The median age of patients diagnosed with advanced non-small cell lung cancer (NSCLC) has steadily increased over recent years and is presently 70 years. Despite this, the elderly are significantly underrepresented in clinical trials.

A recent study investigated the degree to which exclusion or underrepresentation of elderly patients occurs in practice-changing clinical trials in advanced NSCLC. The researchers concluded that greater representation of elderly patients in phase III trials is required to better define evidence-based paradigms in the increasingly elderly NSCLC population.

The research team did an extensive literature search, and included articles for review if they were phase III, involved systemic therapy alone, studied advanced NSCLC, and were conducted between 1980 and 2010. The authors identified 248 studies and reviewed their full texts.


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Among the 100 most cited trials, 33% excluded elderly patients in their trial design. The age exclusions ranged from older than 65 years to older than 75 years. The average reported median patient age in those trials was 60.9 years. In trials that did not exclude elderly patients, the median age was similar, at 61.0 years. In all the trials, the average median age of patients was 61 years.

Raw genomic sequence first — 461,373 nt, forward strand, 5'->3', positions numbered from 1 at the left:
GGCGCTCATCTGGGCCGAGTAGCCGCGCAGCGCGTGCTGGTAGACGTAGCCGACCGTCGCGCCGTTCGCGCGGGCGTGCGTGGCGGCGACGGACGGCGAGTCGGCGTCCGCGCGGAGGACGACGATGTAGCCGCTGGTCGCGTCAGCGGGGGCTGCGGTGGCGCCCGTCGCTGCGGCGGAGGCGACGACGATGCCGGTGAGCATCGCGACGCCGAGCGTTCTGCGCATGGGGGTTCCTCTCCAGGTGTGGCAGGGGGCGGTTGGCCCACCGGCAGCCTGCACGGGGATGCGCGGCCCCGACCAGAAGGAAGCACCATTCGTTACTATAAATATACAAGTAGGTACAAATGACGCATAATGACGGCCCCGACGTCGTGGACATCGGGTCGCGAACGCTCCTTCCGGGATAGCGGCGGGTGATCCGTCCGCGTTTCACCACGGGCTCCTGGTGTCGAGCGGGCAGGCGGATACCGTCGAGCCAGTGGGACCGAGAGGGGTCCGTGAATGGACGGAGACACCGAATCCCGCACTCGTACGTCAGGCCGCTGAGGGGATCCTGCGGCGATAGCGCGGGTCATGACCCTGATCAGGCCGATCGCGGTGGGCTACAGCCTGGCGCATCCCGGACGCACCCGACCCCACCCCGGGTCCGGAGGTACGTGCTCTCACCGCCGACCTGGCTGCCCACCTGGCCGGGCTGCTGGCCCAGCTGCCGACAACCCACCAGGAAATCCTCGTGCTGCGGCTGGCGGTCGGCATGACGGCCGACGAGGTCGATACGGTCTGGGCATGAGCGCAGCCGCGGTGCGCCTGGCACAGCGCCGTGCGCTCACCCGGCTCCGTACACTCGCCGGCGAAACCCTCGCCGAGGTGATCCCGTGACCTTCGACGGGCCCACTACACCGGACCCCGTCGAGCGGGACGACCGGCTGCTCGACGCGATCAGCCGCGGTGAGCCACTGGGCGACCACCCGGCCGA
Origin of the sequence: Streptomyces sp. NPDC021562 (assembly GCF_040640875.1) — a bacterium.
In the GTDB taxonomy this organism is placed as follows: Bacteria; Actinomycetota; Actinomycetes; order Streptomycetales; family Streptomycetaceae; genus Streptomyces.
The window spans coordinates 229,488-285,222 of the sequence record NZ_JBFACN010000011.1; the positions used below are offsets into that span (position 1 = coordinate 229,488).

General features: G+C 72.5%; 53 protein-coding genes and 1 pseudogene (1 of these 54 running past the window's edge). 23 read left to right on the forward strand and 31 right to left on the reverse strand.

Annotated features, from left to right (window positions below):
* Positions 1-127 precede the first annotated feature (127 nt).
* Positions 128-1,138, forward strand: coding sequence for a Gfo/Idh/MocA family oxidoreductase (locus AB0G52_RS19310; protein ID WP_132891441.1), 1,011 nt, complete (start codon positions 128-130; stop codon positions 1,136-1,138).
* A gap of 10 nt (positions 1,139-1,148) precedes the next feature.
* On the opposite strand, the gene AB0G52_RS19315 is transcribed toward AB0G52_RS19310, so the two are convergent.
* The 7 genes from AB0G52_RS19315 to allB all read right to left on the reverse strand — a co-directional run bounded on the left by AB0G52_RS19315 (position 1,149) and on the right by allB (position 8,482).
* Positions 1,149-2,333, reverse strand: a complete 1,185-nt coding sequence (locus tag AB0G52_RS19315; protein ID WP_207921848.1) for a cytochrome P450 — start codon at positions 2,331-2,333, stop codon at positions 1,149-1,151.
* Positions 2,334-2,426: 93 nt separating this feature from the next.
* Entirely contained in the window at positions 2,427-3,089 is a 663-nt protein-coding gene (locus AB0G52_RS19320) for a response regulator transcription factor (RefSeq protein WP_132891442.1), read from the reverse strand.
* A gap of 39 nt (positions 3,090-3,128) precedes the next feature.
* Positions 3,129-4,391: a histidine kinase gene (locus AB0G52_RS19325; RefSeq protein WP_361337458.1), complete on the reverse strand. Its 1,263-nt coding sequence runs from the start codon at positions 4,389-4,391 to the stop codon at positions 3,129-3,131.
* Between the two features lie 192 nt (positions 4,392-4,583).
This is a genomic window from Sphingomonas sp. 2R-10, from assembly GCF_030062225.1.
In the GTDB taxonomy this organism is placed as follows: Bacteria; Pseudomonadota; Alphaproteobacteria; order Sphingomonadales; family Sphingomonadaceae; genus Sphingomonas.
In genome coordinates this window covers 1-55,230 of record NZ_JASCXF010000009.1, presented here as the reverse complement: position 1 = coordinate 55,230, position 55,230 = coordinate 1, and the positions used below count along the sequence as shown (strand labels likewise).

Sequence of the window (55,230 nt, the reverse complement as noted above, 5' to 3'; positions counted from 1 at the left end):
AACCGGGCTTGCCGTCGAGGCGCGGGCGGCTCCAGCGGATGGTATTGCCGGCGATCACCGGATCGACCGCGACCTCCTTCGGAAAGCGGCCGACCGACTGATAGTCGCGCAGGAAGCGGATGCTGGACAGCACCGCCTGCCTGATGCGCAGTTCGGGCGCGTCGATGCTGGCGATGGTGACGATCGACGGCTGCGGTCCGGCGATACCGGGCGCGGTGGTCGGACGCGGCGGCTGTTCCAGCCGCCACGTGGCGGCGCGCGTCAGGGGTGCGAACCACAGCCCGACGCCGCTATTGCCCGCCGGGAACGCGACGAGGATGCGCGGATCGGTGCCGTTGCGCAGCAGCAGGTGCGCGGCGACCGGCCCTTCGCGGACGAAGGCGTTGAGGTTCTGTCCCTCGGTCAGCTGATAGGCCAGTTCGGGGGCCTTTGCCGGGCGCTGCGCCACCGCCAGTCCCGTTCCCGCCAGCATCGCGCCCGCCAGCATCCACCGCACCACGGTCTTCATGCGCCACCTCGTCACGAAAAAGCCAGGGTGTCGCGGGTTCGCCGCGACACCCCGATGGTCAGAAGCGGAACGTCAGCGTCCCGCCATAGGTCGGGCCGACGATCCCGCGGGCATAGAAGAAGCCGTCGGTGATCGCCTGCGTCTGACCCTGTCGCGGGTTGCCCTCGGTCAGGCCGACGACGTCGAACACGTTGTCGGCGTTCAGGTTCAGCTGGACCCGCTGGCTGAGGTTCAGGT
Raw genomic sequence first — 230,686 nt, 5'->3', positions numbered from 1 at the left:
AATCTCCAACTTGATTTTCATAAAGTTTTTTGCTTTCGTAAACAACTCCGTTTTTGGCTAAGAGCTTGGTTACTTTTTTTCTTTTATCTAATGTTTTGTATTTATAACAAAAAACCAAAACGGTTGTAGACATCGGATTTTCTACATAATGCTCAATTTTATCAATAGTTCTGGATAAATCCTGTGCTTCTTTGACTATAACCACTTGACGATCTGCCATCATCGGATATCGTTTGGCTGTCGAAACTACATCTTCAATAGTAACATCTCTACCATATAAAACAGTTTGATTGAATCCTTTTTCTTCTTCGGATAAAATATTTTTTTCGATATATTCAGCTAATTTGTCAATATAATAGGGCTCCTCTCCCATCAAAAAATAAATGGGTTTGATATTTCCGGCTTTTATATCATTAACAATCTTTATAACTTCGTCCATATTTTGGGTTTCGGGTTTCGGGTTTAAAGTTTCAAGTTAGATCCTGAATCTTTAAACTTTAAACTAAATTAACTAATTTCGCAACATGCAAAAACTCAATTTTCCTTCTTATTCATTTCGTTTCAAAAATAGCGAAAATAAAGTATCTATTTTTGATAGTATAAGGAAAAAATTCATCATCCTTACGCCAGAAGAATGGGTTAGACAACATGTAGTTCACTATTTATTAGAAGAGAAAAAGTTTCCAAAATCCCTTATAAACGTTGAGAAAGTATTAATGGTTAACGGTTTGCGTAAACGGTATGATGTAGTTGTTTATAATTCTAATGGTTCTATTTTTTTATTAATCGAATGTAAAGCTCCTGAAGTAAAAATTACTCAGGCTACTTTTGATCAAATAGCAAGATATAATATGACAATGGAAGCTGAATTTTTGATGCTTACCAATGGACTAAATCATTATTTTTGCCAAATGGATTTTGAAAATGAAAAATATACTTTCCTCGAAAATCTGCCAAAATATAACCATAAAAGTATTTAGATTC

The authors “have clearly demonstrated that a significant proportion of highly cited phase III clinical trials in advanced NSCLC overtly exclude elderly patients.” They recommend that a greater emphasis be placed on recruiting clinical trial patients with age demographics that better represent the median age of the advanced NSCLC population. This study was published in the Journal of Thoracic Oncology (2013; doi:10.1097/JTO.0b013e31827e2145).